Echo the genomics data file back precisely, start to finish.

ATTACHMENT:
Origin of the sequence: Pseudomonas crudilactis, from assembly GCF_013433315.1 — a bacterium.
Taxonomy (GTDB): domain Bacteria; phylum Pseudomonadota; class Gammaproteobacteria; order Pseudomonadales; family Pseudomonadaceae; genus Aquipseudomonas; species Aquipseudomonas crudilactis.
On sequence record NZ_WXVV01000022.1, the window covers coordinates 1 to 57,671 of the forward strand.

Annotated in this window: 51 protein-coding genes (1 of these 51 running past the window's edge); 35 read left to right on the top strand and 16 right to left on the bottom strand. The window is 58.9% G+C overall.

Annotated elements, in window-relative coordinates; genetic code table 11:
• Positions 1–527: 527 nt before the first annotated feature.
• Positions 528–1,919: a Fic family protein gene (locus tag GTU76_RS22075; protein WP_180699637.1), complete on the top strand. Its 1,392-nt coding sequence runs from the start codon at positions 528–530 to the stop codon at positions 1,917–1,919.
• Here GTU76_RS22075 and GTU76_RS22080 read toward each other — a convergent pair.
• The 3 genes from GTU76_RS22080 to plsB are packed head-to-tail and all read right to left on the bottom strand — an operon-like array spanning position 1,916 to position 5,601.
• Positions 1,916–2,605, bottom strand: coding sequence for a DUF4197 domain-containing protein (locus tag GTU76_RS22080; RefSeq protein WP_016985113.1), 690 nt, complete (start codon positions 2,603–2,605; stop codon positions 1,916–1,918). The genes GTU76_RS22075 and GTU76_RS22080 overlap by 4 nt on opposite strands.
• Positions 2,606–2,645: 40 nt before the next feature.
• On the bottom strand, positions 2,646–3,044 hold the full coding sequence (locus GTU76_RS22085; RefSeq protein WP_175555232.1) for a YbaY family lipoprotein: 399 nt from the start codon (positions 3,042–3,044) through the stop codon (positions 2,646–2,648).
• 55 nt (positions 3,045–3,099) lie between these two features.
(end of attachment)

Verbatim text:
Origin of the sequence: Pseudomonas crudilactis, from assembly GCF_013433315.1 — a bacterium.
Taxonomy (GTDB): domain Bacteria; phylum Pseudomonadota; class Gammaproteobacteria; order Pseudomonadales; family Pseudomonadaceae; genus Aquipseudomonas; species Aquipseudomonas crudilactis.
On sequence record NZ_WXVV01000022.1, the window covers coordinates 1 to 57,671 of the forward strand.

Annotated in this window: 51 protein-coding genes (1 of these 51 running past the window's edge); 35 read left to right on the top strand and 16 right to left on the bottom strand. The window is 58.9% G+C overall.

Annotated elements, in window-relative coordinates; genetic code table 11:
• Positions 1–527: 527 nt before the first annotated feature.
• Positions 528–1,919: a Fic family protein gene (locus tag GTU76_RS22075; protein WP_180699637.1), complete on the top strand. Its 1,392-nt coding sequence runs from the start codon at positions 528–530 to the stop codon at positions 1,917–1,919.
• Here GTU76_RS22075 and GTU76_RS22080 read toward each other — a convergent pair.
• The 3 genes from GTU76_RS22080 to plsB are packed head-to-tail and all read right to left on the bottom strand — an operon-like array spanning position 1,916 to position 5,601.
• Positions 1,916–2,605, bottom strand: coding sequence for a DUF4197 domain-containing protein (locus tag GTU76_RS22080; RefSeq protein WP_016985113.1), 690 nt, complete (start codon positions 2,603–2,605; stop codon positions 1,916–1,918). The genes GTU76_RS22075 and GTU76_RS22080 overlap by 4 nt on opposite strands.
• Positions 2,606–2,645: 40 nt before the next feature.
• On the bottom strand, positions 2,646–3,044 hold the full coding sequence (locus GTU76_RS22085; RefSeq protein WP_175555232.1) for a YbaY family lipoprotein: 399 nt from the start codon (positions 3,042–3,044) through the stop codon (positions 2,646–2,648).
• 55 nt (positions 3,045–3,099) lie between these two features.